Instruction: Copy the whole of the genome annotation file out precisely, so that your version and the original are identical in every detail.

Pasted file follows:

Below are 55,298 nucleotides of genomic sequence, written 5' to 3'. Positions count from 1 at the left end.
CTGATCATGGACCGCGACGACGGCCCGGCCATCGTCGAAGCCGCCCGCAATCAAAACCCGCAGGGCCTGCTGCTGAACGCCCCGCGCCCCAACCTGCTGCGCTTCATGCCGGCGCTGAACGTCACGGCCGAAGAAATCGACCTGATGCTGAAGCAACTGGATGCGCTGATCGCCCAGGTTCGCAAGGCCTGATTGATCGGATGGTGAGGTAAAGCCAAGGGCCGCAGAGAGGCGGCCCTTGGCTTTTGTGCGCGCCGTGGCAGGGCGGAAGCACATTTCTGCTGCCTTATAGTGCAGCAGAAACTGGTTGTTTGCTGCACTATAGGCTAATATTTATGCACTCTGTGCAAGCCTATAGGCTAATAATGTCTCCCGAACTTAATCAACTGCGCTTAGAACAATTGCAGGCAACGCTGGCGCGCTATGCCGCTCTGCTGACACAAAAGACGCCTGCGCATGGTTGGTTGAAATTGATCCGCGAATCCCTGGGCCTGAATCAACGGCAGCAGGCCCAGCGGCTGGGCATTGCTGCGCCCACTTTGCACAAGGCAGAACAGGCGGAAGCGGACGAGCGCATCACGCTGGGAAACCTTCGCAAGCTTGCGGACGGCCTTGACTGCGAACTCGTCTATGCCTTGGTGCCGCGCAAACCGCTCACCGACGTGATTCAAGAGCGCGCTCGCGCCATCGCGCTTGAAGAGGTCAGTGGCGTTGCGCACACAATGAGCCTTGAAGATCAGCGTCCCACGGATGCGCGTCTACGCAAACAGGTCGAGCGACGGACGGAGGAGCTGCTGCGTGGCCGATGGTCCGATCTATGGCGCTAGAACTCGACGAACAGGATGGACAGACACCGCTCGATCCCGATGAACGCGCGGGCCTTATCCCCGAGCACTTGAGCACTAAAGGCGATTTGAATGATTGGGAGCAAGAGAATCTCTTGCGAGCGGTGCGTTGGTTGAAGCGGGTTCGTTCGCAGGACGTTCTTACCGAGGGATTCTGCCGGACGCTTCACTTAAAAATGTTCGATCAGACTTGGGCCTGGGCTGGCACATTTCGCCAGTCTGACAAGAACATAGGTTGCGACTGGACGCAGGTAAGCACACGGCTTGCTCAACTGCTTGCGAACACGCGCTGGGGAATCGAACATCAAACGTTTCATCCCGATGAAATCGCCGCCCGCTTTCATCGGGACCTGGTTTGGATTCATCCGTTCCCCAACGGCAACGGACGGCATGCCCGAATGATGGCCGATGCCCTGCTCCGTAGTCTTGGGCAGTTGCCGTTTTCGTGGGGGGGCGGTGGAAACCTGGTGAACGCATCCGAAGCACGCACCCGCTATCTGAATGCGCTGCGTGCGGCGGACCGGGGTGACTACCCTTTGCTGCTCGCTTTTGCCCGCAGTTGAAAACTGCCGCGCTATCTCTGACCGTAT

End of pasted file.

Below are 55,298 nucleotides of genomic sequence, written 5' to 3'. Positions count from 1 at the left end.
CTGATCATGGACCGCGACGACGGCCCGGCCATCGTCGAAGCCGCCCGCAATCAAAACCCGCAGGGCCTGCTGCTGAACGCCCCGCGCCCCAACCTGCTGCGCTTCATGCCGGCGCTGAACGTCACGGCCGAAGAAATCGACCTGATGCTGAAGCAACTGGATGCGCTGATCGCCCAGGTTCGCAAGGCCTGATTGATCGGATGGTGAGGTAAAGCCAAGGGCCGCAGAGAGGCGGCCCTTGGCTTTTGTGCGCGCCGTGGCAGGGCGGAAGCACATTTCTGCTGCCTTATAGTGCAGCAGAAACTGGTTGTTTGCTGCACTATAGGCTAATATTTATGCACTCTGTGCAAGCCTATAGGCTAATAATGTCTCCCGAACTTAATCAACTGCGCTTAGAACAATTGCAGGCAACGCTGGCGCGCTATGCCGCTCTGCTGACACAAAAGACGCCTGCGCATGGTTGGTTGAAATTGATCCGCGAATCCCTGGGCCTGAATCAACGGCAGCAGGCCCAGCGGCTGGGCATTGCTGCGCCCACTTTGCACAAGGCAGAACAGGCGGAAGCGGACGAGCGCATCACGCTGGGAAACCTTCGCAAGCTTGCGGACGGCCTTGACTGCGAACTCGTCTATGCCTTGGTGCCGCGCAAACCGCTCACCGACGTGATTCAAGAGCGCGCTCGCGCCATCGCGCTTGAAGAGGTCAGTGGCGTTGCGCACACAATGAGCCTTGAAGATCAGCGTCCCACGGATGCGCGTCTACGCAAACAGGTCGAGCGACGGACGGAGGAGCTGCTGCGTGGCCGATGGTCCGATCTATGGCGCTAGAACTCGACGAACAGGATGGACAGACACCGCTCGATCCCGATGAACGCGCGGGCCTTATCCCCGAGCACTTGAGCACTAAAGGCGATTTGAATGATTGGGAGCAAGAGAATCTCTTGCGAGCGGTGCGTTGGTTGAAGCGGGTTCGTTCGCAGGACGTTCTTACCGAGGGATTCTGCCGGACGCTTCACTTAAAAATGTTCGATCAGACTTGGGCCTGGGCTGGCACATTTCGCCAGTCTGACAAGAACATAGGTTGCGACTGGACGCAGGTAAGCACACGGCTTGCTCAACTGCTTGCGAACACGCGCTGGGGAATCGAACATCAAACGTTTCATCCCGATGAAATCGCCGCCCGCTTTCATCGGGACCTGGTTTGGATTCATCCGTTCCCCAACGGCAACGGACGGCATGCCCGAATGATGGCCGATGCCCTGCTCCGTAGTCTTGGGCAGTTGCCGTTTTCGTGGGGGGGCGGTGGAAACCTGGTGAACGCATCCGAAGCACGCACCCGCTATCTGAATGCGCTGCGTGCGGCGGACCGGGGTGACTACCCTTTGCTGCTCGCTTTTGCCCGCAGTTGAAAACTGCCGCGCTATCTCTGACCGTAT